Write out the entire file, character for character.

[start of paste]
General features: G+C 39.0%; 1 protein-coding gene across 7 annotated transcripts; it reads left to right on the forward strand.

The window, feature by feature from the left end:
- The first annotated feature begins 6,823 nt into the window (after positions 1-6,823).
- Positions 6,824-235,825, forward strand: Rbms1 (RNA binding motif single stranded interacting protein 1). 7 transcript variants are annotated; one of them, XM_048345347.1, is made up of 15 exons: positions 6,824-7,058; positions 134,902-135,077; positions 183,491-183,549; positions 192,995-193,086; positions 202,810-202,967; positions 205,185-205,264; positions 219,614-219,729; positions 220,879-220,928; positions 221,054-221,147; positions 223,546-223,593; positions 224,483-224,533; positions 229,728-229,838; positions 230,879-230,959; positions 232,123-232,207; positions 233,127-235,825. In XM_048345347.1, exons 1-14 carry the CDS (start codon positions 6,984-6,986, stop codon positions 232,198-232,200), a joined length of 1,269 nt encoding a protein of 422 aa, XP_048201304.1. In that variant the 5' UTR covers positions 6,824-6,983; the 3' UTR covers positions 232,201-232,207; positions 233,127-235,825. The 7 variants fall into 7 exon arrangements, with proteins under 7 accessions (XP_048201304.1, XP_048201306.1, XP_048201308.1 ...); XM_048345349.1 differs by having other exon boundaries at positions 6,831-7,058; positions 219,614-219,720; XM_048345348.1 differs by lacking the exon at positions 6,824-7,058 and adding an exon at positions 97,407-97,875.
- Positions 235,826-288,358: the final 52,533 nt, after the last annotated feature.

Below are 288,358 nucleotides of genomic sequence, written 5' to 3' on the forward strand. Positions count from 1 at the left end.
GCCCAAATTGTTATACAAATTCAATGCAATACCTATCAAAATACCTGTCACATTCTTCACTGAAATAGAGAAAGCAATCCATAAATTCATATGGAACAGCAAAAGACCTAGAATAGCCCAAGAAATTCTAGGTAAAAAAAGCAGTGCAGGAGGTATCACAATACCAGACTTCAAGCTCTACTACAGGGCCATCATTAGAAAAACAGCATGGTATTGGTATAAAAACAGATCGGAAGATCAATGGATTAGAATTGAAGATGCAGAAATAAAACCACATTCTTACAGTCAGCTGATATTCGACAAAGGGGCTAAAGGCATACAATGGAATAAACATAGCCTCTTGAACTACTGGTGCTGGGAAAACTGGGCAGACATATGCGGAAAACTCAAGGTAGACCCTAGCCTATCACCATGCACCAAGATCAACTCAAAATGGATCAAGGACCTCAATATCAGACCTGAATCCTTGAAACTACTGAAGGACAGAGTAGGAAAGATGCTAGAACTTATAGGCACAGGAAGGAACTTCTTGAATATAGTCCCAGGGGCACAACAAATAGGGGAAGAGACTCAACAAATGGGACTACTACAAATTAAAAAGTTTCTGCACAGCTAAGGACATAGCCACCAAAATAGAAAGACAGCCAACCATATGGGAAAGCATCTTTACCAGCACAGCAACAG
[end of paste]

General features: G+C 39.0%; 1 protein-coding gene across 7 annotated transcripts; it reads left to right on the forward strand.

The window, feature by feature from the left end:
- The first annotated feature begins 6,823 nt into the window (after positions 1-6,823).
- Positions 6,824-235,825, forward strand: Rbms1 (RNA binding motif single stranded interacting protein 1). 7 transcript variants are annotated; one of them, XM_048345347.1, is made up of 15 exons: positions 6,824-7,058; positions 134,902-135,077; positions 183,491-183,549; positions 192,995-193,086; positions 202,810-202,967; positions 205,185-205,264; positions 219,614-219,729; positions 220,879-220,928; positions 221,054-221,147; positions 223,546-223,593; positions 224,483-224,533; positions 229,728-229,838; positions 230,879-230,959; positions 232,123-232,207; positions 233,127-235,825. In XM_048345347.1, exons 1-14 carry the CDS (start codon positions 6,984-6,986, stop codon positions 232,198-232,200), a joined length of 1,269 nt encoding a protein of 422 aa, XP_048201304.1. In that variant the 5' UTR covers positions 6,824-6,983; the 3' UTR covers positions 232,201-232,207; positions 233,127-235,825. The 7 variants fall into 7 exon arrangements, with proteins under 7 accessions (XP_048201304.1, XP_048201306.1, XP_048201308.1 ...); XM_048345349.1 differs by having other exon boundaries at positions 6,831-7,058; positions 219,614-219,720; XM_048345348.1 differs by lacking the exon at positions 6,824-7,058 and adding an exon at positions 97,407-97,875.
- Positions 235,826-288,358: the final 52,533 nt, after the last annotated feature.

Below are 288,358 nucleotides of genomic sequence, written 5' to 3' on the forward strand. Positions count from 1 at the left end.
GCCCAAATTGTTATACAAATTCAATGCAATACCTATCAAAATACCTGTCACATTCTTCACTGAAATAGAGAAAGCAATCCATAAATTCATATGGAACAGCAAAAGACCTAGAATAGCCCAAGAAATTCTAGGTAAAAAAAGCAGTGCAGGAGGTATCACAATACCAGACTTCAAGCTCTACTACAGGGCCATCATTAGAAAAACAGCATGGTATTGGTATAAAAACAGATCGGAAGATCAATGGATTAGAATTGAAGATGCAGAAATAAAACCACATTCTTACAGTCAGCTGATATTCGACAAAGGGGCTAAAGGCATACAATGGAATAAACATAGCCTCTTGAACTACTGGTGCTGGGAAAACTGGGCAGACATATGCGGAAAACTCAAGGTAGACCCTAGCCTATCACCATGCACCAAGATCAACTCAAAATGGATCAAGGACCTCAATATCAGACCTGAATCCTTGAAACTACTGAAGGACAGAGTAGGAAAGATGCTAGAACTTATAGGCACAGGAAGGAACTTCTTGAATATAGTCCCAGGGGCACAACAAATAGGGGAAGAGACTCAACAAATGGGACTACTACAAATTAAAAAGTTTCTGCACAGCTAAGGACATAGCCACCAAAATAGAAAGACAGCCAACCATATGGGAAAGCATCTTTACCAGCACAGCAACAG